Your equipment matters too. You need a decent bike to depend on every day. Nothing too serious but at least a good hybrid or flat bar road bike with a rack on the back to be able to carry what you need. A visit to the bike shop is in order. Talk in length and listen to them.

    Consider weather too. Your bags (on your rack to carry stuff) have to be water proof — I mean we don’t know where you are but it rains everywhere at some point. You need cycling clothing and a change of clothing at your destination. You will need to stay warm on the bike in the cool months. You need a helmet and a water bottle for every hour of riding. Don’t forget rain clothing for riding. These things need to be looked at and considered. You wont be riding in street clothes and if you don’t have fenders — consider them. Un-fendered tires sling water and grime all over you. Don’t forget lighting. On public roads you should display front and rear (flashing LED’s) lights in day light too. A rear view mirror is invaluable.

    Try this first. On a day you don’t have to be there that has good weather, get on your bike and try it. You should make it to school in an hour. Before long that time will drop. ( I mean I am 59, but have been riding literally all my life and could make it that distance in about 45 minutes at a relaxed pace.)

    View Comment
    • AutoCAD
    • February 19, 2014

    Distance seems a little much and if this is a year around school than i wouldnt recommend biking. The weather can be harsh. Ive biked 15 miles to school on a day and my tires were literally bubbling because of the hot road. If you do chose to bike to school, i would really gear up and also remember to give yourself 15 minutes for the class starts to rest and calm down. It is really difficult to exercise and then study when your heart is racing

    View Comment
    • Markus Imhof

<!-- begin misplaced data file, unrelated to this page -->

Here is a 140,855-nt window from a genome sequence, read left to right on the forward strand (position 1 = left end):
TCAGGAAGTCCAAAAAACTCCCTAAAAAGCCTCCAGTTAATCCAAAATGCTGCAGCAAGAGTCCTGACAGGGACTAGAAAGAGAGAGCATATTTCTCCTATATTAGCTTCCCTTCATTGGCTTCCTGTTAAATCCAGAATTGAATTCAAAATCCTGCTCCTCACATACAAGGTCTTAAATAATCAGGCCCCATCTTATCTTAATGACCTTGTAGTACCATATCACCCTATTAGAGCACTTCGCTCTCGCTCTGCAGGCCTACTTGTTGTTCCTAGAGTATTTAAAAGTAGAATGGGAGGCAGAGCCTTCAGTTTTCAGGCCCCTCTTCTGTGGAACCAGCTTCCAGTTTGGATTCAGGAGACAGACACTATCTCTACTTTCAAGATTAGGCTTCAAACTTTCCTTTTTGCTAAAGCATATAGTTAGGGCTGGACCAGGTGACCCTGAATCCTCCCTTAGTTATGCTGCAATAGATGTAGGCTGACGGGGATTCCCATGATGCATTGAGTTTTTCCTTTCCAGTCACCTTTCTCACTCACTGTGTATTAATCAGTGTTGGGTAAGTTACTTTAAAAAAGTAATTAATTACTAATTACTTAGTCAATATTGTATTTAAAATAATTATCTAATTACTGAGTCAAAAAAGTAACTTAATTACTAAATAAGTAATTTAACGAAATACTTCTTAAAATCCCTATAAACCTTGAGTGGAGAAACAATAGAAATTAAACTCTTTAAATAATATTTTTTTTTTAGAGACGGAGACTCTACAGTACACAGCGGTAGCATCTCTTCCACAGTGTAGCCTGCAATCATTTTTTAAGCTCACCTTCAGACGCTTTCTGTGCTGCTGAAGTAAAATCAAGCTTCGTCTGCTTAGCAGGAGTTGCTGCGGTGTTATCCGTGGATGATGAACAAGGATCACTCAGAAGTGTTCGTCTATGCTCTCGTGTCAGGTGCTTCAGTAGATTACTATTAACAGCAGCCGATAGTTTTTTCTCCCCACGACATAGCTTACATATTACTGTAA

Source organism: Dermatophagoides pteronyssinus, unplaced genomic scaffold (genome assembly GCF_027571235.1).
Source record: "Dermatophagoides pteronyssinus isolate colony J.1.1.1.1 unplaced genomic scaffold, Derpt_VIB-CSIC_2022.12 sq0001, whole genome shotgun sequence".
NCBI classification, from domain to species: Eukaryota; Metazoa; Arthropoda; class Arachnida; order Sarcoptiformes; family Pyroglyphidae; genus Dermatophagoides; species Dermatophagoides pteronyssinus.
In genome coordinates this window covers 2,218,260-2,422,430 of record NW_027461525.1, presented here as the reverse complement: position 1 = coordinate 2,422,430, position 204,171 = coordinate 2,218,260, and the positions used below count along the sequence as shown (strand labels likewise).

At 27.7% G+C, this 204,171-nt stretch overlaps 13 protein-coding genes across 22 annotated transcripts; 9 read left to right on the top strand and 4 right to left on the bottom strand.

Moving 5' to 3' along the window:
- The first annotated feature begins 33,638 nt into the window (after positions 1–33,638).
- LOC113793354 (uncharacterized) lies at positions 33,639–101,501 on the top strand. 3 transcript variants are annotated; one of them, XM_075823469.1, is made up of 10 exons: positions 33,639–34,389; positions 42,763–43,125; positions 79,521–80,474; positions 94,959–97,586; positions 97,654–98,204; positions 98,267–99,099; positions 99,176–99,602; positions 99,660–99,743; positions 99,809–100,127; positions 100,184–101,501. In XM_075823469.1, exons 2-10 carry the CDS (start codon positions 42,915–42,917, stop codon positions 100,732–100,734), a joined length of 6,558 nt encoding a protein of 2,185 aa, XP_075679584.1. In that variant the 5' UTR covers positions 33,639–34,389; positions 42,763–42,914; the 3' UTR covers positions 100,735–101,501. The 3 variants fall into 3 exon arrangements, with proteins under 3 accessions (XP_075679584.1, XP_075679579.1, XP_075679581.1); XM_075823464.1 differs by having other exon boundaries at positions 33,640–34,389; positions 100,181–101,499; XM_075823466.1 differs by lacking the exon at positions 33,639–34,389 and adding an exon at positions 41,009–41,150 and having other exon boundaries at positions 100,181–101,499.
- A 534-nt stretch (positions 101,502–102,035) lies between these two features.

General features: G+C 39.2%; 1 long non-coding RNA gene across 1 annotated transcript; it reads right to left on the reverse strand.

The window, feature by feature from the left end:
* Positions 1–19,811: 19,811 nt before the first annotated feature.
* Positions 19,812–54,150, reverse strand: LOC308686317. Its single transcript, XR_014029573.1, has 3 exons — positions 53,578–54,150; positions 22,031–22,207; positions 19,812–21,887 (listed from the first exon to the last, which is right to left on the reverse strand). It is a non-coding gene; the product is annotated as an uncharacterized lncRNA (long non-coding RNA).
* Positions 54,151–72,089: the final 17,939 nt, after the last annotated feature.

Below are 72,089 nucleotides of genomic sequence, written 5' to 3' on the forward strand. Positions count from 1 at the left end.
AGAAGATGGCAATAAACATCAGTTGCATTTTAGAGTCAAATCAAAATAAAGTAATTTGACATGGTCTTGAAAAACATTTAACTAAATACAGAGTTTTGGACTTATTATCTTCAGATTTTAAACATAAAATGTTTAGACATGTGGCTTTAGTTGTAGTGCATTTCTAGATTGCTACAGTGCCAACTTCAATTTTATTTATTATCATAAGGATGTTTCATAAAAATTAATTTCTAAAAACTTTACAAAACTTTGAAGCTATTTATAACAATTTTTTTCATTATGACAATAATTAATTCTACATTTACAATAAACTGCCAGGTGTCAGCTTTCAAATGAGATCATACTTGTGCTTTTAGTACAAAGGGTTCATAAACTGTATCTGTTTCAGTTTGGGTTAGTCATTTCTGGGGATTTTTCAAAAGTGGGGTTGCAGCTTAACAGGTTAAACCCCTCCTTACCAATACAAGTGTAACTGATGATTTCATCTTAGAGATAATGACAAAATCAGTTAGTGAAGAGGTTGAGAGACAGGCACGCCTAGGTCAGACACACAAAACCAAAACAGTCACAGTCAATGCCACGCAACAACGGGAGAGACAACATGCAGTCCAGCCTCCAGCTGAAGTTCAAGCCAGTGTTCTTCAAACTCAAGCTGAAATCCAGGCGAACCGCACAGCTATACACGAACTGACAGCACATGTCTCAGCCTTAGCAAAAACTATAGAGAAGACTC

• February 19, 2014

    3 times a week? Entirely possible. We don’t own a car (if necessary, I can get a bus/train into town and grab one from a car sharing scheme), and usually do everything by bike (or with public transport).

    I work 5 days a week and have to go over a distance of roughly 10 miles, with ~200 meters (600 feet) of height difference between my workplace and home (downhill going to work, uphill on the way home). An acquintance from the local bike club only has three days of commute per week, but commutes ~30 miles (one way) over flat terrain.

    During winter (i.e. now) I’m using a modified unsuspended MTB (finally built one myself from a good steel frame and the parts that accumulated and survived over the last few years), during summer (i.e. without risk of ice or salt on the roads) I ride a touring recumbent.

    Exhausting? Just take it slow. The difference between pushing it and going leisurely is maybe 5 minutes on my daily ride.
    Monotonous? Much less than in a car (or the train). Ok, on the bike I (usually – unless it’s covered in ice like today) take the scenic route for most of the trip.
    Hate life? Definitely not.
    Aching muscles? No. Ok, sometimes – two times per year, for about a week or so, after I’ve switched between the two bikes. Recumbent uses other muscles as the MTB (and vice versa), especially in the neck (on the ‘bent, I have to look ‘down’, on the MTB, I need to look ‘up’ in order to see the road).
    Athletic? You wish… I could afford to lose 20 kilos, and I’m 20 years older than you are.

    View Comment
  1. I am joyful I found this article. Your own information is actually thought-provoking and also most intriguing. I accept the points you have made in this writing.

    View Comment
Comments are closed.